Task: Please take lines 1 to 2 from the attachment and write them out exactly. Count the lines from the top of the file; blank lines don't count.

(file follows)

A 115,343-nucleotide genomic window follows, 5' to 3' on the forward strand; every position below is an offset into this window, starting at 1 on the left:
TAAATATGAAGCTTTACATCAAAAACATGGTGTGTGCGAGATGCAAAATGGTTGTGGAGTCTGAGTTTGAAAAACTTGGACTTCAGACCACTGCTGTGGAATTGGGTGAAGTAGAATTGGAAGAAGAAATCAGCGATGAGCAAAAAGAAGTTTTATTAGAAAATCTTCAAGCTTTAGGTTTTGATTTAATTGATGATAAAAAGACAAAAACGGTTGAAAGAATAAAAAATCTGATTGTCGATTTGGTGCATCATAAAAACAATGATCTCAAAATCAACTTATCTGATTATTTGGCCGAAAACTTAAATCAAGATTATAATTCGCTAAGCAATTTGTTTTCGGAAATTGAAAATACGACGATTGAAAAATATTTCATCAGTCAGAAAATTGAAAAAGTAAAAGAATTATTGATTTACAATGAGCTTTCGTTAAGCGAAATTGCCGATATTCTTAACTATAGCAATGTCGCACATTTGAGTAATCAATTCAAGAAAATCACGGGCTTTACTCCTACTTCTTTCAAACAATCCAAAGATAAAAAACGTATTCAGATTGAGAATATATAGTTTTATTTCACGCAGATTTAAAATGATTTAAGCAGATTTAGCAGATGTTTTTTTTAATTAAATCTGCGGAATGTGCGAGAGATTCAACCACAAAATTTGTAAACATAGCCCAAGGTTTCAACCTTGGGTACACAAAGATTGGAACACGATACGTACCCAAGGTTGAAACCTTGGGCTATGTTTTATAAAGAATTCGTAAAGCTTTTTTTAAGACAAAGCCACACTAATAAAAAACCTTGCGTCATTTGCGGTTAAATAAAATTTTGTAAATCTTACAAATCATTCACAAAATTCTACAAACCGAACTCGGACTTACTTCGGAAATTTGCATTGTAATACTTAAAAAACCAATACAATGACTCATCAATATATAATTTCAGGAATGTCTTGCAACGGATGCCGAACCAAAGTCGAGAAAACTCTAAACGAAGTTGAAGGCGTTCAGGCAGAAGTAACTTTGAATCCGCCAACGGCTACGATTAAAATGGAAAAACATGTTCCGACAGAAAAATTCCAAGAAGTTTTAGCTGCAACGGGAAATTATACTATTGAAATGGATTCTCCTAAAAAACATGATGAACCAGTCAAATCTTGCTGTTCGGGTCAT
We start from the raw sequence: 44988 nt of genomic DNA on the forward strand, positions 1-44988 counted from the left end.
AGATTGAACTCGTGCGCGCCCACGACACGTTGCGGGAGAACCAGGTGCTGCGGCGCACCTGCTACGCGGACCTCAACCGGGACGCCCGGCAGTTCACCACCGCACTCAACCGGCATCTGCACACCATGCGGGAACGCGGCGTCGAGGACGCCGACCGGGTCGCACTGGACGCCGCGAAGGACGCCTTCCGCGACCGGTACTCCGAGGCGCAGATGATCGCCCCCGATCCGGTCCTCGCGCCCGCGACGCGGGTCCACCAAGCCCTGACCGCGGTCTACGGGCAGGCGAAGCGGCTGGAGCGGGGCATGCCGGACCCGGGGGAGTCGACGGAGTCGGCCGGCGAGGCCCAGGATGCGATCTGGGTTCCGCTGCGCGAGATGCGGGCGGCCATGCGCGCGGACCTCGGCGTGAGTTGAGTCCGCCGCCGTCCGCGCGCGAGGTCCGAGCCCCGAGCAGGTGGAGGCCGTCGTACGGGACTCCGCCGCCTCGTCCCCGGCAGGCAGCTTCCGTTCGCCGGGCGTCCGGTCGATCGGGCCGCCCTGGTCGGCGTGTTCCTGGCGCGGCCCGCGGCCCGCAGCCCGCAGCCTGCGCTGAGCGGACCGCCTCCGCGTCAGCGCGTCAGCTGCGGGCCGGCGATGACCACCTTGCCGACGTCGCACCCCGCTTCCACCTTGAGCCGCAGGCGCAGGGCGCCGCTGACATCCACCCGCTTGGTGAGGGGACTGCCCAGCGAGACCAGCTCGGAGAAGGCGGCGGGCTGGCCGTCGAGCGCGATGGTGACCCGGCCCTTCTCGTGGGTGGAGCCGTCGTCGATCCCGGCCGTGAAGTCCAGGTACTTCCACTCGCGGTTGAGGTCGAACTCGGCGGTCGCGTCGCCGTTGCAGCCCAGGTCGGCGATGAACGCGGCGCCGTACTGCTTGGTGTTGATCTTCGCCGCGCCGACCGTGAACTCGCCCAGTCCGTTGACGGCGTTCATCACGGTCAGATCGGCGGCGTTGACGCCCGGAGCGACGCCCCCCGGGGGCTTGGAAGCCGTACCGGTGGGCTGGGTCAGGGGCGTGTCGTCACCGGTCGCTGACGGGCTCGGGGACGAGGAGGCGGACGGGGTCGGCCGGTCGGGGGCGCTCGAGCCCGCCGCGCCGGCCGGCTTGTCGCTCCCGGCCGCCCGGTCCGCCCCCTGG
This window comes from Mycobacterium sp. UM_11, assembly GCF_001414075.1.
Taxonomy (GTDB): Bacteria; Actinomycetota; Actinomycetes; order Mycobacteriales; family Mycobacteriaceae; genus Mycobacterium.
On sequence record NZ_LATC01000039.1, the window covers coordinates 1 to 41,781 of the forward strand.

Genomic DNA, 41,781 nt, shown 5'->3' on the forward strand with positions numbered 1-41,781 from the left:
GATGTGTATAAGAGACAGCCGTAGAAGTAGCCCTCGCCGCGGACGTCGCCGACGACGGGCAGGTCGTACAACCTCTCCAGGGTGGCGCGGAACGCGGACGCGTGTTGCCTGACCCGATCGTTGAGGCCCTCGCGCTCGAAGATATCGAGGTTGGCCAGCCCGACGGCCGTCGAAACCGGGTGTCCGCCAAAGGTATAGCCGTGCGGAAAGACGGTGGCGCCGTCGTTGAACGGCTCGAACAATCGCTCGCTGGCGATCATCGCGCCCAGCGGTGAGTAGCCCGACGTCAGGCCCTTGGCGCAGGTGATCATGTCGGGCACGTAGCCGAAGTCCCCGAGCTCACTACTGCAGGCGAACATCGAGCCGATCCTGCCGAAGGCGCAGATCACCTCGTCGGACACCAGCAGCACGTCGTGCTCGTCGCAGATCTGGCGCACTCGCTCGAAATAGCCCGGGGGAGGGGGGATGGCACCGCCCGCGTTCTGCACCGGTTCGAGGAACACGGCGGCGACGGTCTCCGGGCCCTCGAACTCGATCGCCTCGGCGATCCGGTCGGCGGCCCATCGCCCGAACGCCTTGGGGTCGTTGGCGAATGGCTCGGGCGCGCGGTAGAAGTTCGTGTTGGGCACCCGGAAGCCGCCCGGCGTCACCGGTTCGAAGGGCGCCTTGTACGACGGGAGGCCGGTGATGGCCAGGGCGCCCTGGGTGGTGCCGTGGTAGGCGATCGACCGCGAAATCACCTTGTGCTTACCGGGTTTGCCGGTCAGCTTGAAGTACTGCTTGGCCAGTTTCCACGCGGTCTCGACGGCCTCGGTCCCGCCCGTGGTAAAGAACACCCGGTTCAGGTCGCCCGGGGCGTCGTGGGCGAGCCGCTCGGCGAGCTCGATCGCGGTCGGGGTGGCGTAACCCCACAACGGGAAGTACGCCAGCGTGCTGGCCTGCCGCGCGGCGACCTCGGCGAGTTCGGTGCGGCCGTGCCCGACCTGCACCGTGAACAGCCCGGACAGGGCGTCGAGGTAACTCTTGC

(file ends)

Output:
A 115,343-nucleotide genomic window follows, 5' to 3' on the forward strand; every position below is an offset into this window, starting at 1 on the left:
TAAATATGAAGCTTTACATCAAAAACATGGTGTGTGCGAGATGCAAAATGGTTGTGGAGTCTGAGTTTGAAAAACTTGGACTTCAGACCACTGCTGTGGAATTGGGTGAAGTAGAATTGGAAGAAGAAATCAGCGATGAGCAAAAAGAAGTTTTATTAGAAAATCTTCAAGCTTTAGGTTTTGATTTAATTGATGATAAAAAGACAAAAACGGTTGAAAGAATAAAAAATCTGATTGTCGATTTGGTGCATCATAAAAACAATGATCTCAAAATCAACTTATCTGATTATTTGGCCGAAAACTTAAATCAAGATTATAATTCGCTAAGCAATTTGTTTTCGGAAATTGAAAATACGACGATTGAAAAATATTTCATCAGTCAGAAAATTGAAAAAGTAAAAGAATTATTGATTTACAATGAGCTTTCGTTAAGCGAAATTGCCGATATTCTTAACTATAGCAATGTCGCACATTTGAGTAATCAATTCAAGAAAATCACGGGCTTTACTCCTACTTCTTTCAAACAATCCAAAGATAAAAAACGTATTCAGATTGAGAATATATAGTTTTATTTCACGCAGATTTAAAATGATTTAAGCAGATTTAGCAGATGTTTTTTTTAATTAAATCTGCGGAATGTGCGAGAGATTCAACCACAAAATTTGTAAACATAGCCCAAGGTTTCAACCTTGGGTACACAAAGATTGGAACACGATACGTACCCAAGGTTGAAACCTTGGGCTATGTTTTATAAAGAATTCGTAAAGCTTTTTTTAAGACAAAGCCACACTAATAAAAAACCTTGCGTCATTTGCGGTTAAATAAAATTTTGTAAATCTTACAAATCATTCACAAAATTCTACAAACCGAACTCGGACTTACTTCGGAAATTTGCATTGTAATACTTAAAAAACCAATACAATGACTCATCAATATATAATTTCAGGAATGTCTTGCAACGGATGCCGAACCAAAGTCGAGAAAACTCTAAACGAAGTTGAAGGCGTTCAGGCAGAAGTAACTTTGAATCCGCCAACGGCTACGATTAAAATGGAAAAACATGTTCCGACAGAAAAATTCCAAGAAGTTTTAGCTGCAACGGGAAATTATACTATTGAAATGGATTCTCCTAAAAAACATGATGAACCAGTCAAATCTTGCTGTTCGGGTCAT